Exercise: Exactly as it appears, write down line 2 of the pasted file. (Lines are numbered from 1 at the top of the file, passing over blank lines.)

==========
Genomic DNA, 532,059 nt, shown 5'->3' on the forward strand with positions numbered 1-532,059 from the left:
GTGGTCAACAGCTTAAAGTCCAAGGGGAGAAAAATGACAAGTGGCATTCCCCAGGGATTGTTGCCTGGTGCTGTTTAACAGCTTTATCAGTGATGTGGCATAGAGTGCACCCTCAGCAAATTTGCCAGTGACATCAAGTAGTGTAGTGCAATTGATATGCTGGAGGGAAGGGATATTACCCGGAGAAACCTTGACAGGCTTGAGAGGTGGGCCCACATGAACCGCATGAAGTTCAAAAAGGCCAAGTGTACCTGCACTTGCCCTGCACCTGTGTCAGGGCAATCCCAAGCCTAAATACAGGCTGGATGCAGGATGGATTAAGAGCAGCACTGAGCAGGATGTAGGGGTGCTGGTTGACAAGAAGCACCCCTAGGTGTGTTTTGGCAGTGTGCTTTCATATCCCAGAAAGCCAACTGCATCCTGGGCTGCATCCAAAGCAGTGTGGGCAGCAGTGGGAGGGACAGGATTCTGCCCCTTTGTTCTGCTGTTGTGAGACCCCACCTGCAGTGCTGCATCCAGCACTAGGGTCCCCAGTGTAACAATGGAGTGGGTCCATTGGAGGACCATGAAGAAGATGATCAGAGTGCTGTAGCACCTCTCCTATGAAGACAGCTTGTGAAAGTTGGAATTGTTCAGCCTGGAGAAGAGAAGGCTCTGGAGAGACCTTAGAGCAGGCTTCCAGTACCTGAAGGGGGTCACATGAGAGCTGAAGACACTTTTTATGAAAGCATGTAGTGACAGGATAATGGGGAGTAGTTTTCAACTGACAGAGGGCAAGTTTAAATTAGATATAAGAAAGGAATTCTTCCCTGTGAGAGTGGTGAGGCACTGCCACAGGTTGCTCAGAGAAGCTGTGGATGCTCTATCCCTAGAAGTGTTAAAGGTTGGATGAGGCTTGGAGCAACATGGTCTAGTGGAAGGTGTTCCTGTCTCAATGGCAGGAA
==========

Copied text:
GTGGTCAACAGCTTAAAGTCCAAGGGGAGAAAAATGACAAGTGGCATTCCCCAGGGATTGTTGCCTGGTGCTGTTTAACAGCTTTATCAGTGATGTGGCATAGAGTGCACCCTCAGCAAATTTGCCAGTGACATCAAGTAGTGTAGTGCAATTGATATGCTGGAGGGAAGGGATATTACCCGGAGAAACCTTGACAGGCTTGAGAGGTGGGCCCACATGAACCGCATGAAGTTCAAAAAGGCCAAGTGTACCTGCACTTGCCCTGCACCTGTGTCAGGGCAATCCCAAGCCTAAATACAGGCTGGATGCAGGATGGATTAAGAGCAGCACTGAGCAGGATGTAGGGGTGCTGGTTGACAAGAAGCACCCCTAGGTGTGTTTTGGCAGTGTGCTTTCATATCCCAGAAAGCCAACTGCATCCTGGGCTGCATCCAAAGCAGTGTGGGCAGCAGTGGGAGGGACAGGATTCTGCCCCTTTGTTCTGCTGTTGTGAGACCCCACCTGCAGTGCTGCATCCAGCACTAGGGTCCCCAGTGTAACAATGGAGTGGGTCCATTGGAGGACCATGAAGAAGATGATCAGAGTGCTGTAGCACCTCTCCTATGAAGACAGCTTGTGAAAGTTGGAATTGTTCAGCCTGGAGAAGAGAAGGCTCTGGAGAGACCTTAGAGCAGGCTTCCAGTACCTGAAGGGGGTCACATGAGAGCTGAAGACACTTTTTATGAAAGCATGTAGTGACAGGATAATGGGGAGTAGTTTTCAACTGACAGAGGGCAAGTTTAAATTAGATATAAGAAAGGAATTCTTCCCTGTGAGAGTGGTGAGGCACTGCCACAGGTTGCTCAGAGAAGCTGTGGATGCTCTATCCCTAGAAGTGTTAAAGGTTGGATGAGGCTTGGAGCAACATGGTCTAGTGGAAGGTGTTCCTGTCTCAATGGCAGGAA